Air India pilot strike is illegal, Delhi court rules


Staff member
Mumbai Air India pilots continued their strike on the second day and inconvenienced hundreds of passengers even as the Delhi High Court came down heavily on the pilots and termed their strike illegal.

With the court restraining the pilots from illegal strike, reporting sick for work, staging demonstrations or resorting to any agitation outside the company's offices in Delhi and other regional offices, the pilots in all likelihood would have to return to work or face ‘contempt' of court.

However, Jitendra Awhad, president of the Indian Pilots Guild (IPG), the main representative of the pilots, has said the strike could continue until Sunday since the management has not invited them for talks. He said he is "ready to withdraw 99 per cent of the demands".

The court's order was a result of an injunction suit filed against the pilots by the national carrier. The court pointed out the irreparable loss that the strike would cause the company and the huge inconvenience to the passengers.

The court has fixed July 13 as the next date of hearing. This is not the first time that the pilots have gone on strike putting passengers in difficulties.

Seven flights cancelled

K. Swaminathan, Air India spokesperson, told Gulf News that "seven flights have been cancelled since the pilots struck work. All Gulf-bound flights are on schedule with even flights to Jeddah and Riyadh now operating. It is the ultra long-haul flights, particularly to the US, that are the most affected."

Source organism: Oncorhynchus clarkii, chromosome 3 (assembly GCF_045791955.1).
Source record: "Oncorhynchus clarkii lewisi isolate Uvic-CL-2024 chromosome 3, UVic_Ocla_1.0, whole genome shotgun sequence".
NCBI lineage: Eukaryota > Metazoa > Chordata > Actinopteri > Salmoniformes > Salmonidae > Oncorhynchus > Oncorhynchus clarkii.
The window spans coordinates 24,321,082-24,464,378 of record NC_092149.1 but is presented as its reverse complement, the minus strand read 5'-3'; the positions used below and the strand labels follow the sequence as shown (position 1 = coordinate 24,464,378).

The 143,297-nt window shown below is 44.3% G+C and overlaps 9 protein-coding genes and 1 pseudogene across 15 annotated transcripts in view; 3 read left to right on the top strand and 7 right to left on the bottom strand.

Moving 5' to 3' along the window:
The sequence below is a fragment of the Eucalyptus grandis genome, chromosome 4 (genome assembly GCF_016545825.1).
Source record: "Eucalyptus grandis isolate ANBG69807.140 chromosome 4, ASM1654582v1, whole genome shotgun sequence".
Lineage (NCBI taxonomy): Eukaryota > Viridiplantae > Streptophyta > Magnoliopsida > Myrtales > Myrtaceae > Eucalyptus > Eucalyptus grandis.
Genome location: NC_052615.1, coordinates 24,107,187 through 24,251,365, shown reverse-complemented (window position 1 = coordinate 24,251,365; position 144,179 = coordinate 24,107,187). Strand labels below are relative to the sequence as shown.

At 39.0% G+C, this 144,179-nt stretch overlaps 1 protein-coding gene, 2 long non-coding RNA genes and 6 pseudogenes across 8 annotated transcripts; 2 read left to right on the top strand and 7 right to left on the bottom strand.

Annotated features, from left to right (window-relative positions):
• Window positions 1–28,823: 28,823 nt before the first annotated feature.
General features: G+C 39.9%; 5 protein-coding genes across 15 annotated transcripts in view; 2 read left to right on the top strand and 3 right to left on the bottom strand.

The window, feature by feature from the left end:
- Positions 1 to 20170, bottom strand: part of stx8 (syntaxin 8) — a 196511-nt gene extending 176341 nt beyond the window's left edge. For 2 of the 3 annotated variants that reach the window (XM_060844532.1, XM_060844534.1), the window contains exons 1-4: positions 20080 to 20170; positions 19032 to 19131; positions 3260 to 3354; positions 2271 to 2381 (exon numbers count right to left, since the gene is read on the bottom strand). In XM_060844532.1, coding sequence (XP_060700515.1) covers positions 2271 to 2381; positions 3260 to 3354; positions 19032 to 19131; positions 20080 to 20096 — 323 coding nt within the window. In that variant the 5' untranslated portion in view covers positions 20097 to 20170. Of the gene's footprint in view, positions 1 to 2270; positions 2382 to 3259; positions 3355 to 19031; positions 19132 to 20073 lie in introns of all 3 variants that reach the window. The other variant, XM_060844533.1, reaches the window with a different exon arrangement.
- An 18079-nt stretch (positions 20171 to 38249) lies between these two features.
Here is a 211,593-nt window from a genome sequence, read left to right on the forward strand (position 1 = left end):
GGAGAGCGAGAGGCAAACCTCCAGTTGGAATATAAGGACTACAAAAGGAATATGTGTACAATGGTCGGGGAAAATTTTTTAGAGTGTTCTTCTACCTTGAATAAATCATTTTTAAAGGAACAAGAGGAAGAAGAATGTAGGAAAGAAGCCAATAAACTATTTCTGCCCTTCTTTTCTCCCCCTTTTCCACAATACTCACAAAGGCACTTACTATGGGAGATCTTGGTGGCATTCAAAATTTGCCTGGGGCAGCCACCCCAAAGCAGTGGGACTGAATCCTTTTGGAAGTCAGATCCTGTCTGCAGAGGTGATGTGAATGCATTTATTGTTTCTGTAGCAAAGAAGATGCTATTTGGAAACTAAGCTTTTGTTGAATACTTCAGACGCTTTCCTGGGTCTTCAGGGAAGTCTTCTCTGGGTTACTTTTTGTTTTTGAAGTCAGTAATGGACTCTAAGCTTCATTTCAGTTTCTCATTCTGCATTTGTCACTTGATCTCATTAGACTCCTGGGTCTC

He did not however confirm that 10 more pilots have been sacked and doctors sent to the homes of 50 more pilots who have called in "sick."

Around 150 pilots, who belong to the IPG, which was derecognised by the management on Tuesday, are on strike. Air India has around 450-500 pilots for international aircraft.

The reason behind the strike is that these pilots, who were part of Air India before the merger of the airline with Indian Airlines (domestic airline), say they do not want the airline to send any pilot of erstwhile Indian Airlines for the Boeing-787 Dreamliner training until the issue of their seniority and career progression is resolved.

When the IPG approached the Bombay High Court, an interim order was passed in their favour on March 13. However, the Indian Commercial Pilots Association challenged the order in the Supreme Court which stayed the interim order on April 23.

Pilots say, Government says

  • The Indian Commercial Pilots Association (ICPA) seeks solutions for human resources integration issues — including pay parity, working conditions, seniority etc.
  • Management agreed to grant 75 hours fixed flying allowance a month and lay over subsistence allowances of $1,600 for the commander and $1,300 for the co-pilot.
  • The management has turned a deaf year to the Indian Pilots Guild (IPG) demands which led to the strike.
  • The pilots' demands have been sidelined
  • The Air India management is stubborn.
  • The six-month salary delay has added to our woes.
  • Civil Aviation Minister Ajit Singh has termed the strike as illegal, saying the AI management will take action against those involved in the stir.
  • Air India is going through a turbulent period and billions in public money is being infused to run the carrier.
  • Pilots should negotiate and resolve their issues through dialogue, he said.
  • A series of directives issued by the ICPA during the pendency of the conciliation proceedings was not helping to sustain a cordial atmosphere and also tarnishing the image of the company.
  • Air India on Tuesday sacked 10 pilots, de-recognised their union and sealed its offices, as around 160 of them failed to join duty.



on off on off......
What these pilots will do when they have not got their salaries from months.

The pilot strikes makeing loss of some 125 crore so its illegal....
But looting air india and as till yr 2011 makeing it to debt of Rs.40,000 crore at the time of civil aviation minister praful patel is legal ?